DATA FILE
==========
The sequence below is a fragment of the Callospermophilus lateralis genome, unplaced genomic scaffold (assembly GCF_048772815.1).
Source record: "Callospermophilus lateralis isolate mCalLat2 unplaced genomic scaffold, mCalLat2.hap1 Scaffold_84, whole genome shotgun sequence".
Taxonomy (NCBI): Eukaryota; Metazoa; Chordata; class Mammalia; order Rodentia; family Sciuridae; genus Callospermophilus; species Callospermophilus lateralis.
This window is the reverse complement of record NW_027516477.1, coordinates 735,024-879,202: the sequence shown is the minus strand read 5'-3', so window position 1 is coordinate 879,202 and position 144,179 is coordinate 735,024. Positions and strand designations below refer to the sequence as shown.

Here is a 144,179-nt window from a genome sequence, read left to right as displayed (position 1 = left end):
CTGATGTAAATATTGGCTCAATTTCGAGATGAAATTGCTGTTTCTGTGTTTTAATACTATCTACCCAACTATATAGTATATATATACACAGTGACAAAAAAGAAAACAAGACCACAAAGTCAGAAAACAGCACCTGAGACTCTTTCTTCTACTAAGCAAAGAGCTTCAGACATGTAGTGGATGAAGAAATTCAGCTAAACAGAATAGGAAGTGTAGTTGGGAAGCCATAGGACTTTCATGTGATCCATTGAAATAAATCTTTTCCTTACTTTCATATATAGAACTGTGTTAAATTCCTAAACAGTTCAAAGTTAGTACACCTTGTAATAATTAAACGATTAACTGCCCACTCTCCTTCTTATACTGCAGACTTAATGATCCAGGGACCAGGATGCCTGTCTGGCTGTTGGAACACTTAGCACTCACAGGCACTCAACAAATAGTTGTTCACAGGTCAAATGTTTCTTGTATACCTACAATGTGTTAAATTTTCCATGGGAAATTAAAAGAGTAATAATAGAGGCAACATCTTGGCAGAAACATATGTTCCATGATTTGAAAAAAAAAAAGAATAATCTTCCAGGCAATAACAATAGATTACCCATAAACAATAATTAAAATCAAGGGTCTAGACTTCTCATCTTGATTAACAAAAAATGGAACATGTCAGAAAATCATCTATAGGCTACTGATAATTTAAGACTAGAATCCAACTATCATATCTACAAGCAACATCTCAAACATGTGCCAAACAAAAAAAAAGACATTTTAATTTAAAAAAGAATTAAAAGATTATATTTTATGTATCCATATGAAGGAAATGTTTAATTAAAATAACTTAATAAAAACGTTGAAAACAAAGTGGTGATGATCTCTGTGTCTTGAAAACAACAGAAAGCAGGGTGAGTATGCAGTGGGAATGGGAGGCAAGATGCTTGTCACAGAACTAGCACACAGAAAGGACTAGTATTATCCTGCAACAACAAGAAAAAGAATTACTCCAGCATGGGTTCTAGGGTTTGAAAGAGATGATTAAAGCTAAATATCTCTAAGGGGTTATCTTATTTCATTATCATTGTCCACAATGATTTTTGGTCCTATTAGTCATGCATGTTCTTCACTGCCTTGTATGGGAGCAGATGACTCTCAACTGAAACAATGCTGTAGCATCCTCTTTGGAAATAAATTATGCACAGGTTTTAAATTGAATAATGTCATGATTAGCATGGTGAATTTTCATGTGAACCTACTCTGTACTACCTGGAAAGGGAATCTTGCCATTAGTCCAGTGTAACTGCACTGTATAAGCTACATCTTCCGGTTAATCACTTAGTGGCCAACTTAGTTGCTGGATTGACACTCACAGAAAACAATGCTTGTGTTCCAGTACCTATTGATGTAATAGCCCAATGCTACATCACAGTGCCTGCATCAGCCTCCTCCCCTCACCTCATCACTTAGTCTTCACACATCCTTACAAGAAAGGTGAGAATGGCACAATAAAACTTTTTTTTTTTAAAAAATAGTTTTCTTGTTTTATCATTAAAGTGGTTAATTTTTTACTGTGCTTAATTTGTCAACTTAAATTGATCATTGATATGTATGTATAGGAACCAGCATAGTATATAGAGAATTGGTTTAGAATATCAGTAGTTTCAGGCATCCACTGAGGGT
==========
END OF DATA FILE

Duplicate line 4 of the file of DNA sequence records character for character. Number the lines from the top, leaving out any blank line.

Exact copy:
This window is the reverse complement of record NW_027516477.1, coordinates 735,024-879,202: the sequence shown is the minus strand read 5'-3', so window position 1 is coordinate 879,202 and position 144,179 is coordinate 735,024. Positions and strand designations below refer to the sequence as shown.